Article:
The Sands of Mars
First published in 1951, The Sands of Mars presents a vivid vision of space travel years before the first manned flight into space. The narrative centers on Martin Gibson, a successful sci-fi author who climbs aboard the spaceship Ares on its maiden voyage to the red planet.
Ares is the world’s first spaceship built for passenger travel, and Gibson is on board as a guest. His mission is to document their journey to Mars and write a book about the experience. Clarke thoroughly engages with the hard science of space travel in this outstanding read, examining the inner workings of air pressure systems and oxygen delivery, the challenges of food cultivation and constructing adequate shelter on an alien planet, surviving that planet’s severe weather systems, and traveling across its unfamiliar landscape.
Childhood's End, which retroactively won the Hugo Award for the year 1954, takes place in the near future as enormous spaceships begin to appear over Earth's largest cities. The aliens have come to conquer, but their demands are surprising: end war, poverty, and cruelty. It sounds like a dream, right?
Well, in the case of Clarke's classic, some things are too good to be true. Over time, humans see themselves deteriorate as their new overlords' agenda becomes increasingly clear. Here's what C. S. Lewis had to say about the work: "There has been nothing like it for years; partly for the actual invention, but partly because here we meet a modern author who understands that there may be things that have a higher claim on humanity than its own ‘survival.’”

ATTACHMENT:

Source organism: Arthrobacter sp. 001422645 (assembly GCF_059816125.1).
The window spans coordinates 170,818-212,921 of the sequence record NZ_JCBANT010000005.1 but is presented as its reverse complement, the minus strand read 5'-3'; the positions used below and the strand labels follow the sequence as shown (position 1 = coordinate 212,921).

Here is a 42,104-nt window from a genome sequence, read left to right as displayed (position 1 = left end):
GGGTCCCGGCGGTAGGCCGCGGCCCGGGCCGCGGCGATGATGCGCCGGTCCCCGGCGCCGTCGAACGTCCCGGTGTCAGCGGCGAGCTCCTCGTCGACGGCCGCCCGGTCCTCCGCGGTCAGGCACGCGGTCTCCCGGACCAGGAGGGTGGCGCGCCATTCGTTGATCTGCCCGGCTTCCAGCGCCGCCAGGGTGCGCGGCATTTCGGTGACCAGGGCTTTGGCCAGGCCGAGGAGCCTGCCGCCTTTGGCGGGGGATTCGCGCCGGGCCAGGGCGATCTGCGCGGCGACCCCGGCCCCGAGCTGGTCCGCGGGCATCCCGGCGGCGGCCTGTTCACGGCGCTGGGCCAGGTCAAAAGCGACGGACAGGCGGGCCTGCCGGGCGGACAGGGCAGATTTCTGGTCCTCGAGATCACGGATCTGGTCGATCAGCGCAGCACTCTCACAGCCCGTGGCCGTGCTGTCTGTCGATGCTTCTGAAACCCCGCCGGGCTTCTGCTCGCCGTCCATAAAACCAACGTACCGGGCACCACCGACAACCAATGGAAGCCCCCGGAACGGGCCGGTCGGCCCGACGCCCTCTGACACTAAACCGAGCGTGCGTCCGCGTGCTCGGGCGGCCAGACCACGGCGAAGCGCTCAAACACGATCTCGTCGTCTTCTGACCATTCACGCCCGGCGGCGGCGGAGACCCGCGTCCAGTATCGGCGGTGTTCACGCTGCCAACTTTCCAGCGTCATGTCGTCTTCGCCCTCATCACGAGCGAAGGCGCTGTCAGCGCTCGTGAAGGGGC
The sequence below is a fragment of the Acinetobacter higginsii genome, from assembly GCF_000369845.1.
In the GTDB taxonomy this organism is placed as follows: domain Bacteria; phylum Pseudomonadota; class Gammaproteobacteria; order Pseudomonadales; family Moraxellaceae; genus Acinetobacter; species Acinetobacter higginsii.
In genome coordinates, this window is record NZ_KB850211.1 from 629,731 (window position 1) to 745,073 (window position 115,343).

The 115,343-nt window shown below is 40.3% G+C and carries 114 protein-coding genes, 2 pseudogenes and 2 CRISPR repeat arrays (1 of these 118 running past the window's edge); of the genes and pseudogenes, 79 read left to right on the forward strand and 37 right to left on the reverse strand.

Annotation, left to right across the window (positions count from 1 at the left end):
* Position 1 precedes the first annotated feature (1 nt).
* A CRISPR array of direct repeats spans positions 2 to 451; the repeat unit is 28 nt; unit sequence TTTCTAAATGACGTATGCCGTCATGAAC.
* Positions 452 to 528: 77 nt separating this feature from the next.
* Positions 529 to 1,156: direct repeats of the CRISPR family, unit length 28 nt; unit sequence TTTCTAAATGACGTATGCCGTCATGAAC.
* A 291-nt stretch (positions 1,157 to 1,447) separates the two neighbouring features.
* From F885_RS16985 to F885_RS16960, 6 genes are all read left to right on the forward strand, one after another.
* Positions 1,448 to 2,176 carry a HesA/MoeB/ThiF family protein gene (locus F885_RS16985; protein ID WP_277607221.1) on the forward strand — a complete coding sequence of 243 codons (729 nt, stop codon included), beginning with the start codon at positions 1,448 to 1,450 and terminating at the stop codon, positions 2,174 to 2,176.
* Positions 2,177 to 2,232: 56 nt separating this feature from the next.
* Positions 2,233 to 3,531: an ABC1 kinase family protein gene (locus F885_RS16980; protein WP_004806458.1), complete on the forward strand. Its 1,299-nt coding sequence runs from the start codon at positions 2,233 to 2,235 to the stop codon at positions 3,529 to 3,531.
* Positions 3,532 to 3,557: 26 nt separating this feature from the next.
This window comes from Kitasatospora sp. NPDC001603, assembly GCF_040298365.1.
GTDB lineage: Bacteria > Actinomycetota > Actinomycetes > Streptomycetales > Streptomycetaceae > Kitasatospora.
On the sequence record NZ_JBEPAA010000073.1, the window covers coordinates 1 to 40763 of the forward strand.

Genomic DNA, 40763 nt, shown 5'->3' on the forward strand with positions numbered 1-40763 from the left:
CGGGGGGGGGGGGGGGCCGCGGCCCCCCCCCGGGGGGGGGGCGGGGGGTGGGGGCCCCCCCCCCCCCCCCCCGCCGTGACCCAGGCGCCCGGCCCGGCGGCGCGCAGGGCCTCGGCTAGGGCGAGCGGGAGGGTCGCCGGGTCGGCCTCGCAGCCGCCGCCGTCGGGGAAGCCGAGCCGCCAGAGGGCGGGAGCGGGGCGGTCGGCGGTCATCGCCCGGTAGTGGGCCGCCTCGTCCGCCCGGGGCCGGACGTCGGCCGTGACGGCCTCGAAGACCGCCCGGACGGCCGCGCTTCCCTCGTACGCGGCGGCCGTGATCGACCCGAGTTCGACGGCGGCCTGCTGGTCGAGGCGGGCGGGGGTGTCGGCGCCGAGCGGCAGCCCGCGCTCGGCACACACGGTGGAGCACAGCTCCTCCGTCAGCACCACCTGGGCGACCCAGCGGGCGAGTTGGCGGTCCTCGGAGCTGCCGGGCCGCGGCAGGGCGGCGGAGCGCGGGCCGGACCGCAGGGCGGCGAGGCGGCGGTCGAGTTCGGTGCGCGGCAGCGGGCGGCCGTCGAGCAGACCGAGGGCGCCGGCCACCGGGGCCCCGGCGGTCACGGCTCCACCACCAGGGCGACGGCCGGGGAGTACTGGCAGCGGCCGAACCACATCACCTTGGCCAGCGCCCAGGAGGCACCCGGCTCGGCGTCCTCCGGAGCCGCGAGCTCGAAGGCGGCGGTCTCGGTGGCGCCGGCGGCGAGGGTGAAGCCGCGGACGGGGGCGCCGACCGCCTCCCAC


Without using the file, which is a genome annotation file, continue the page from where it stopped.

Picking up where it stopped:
Tales from the White Hart
Clarke crafts a fanciful romp in this short story collection filled with "high diversion, amusement and amazement" (Los Angeles Times). Inspired by Irish author Lord Dunsany’s Jorkens stories, of which Clarke was a fan.
Tales from the White Hart invites readers into London’s White Hart Pub, where a roundtable of writers and scientists toast the night and spin fantastic tales. Of the storytellers you'll meet is one Harry Purvis, along with fictionalized versions of real-life sci-fi writers John Christopher (The Death of Grass), John Wyndham (The Day of the Triffids, The Midwich Cuckoos), and even Clarke himself as his penname alter ego Charles Willis.
Together, the fabulists attempt to outdo one another with their incredible narratives. Rich with fantasy and humor, Tales from the White Hart reveals a playful side of one of science fiction’s most studious minds.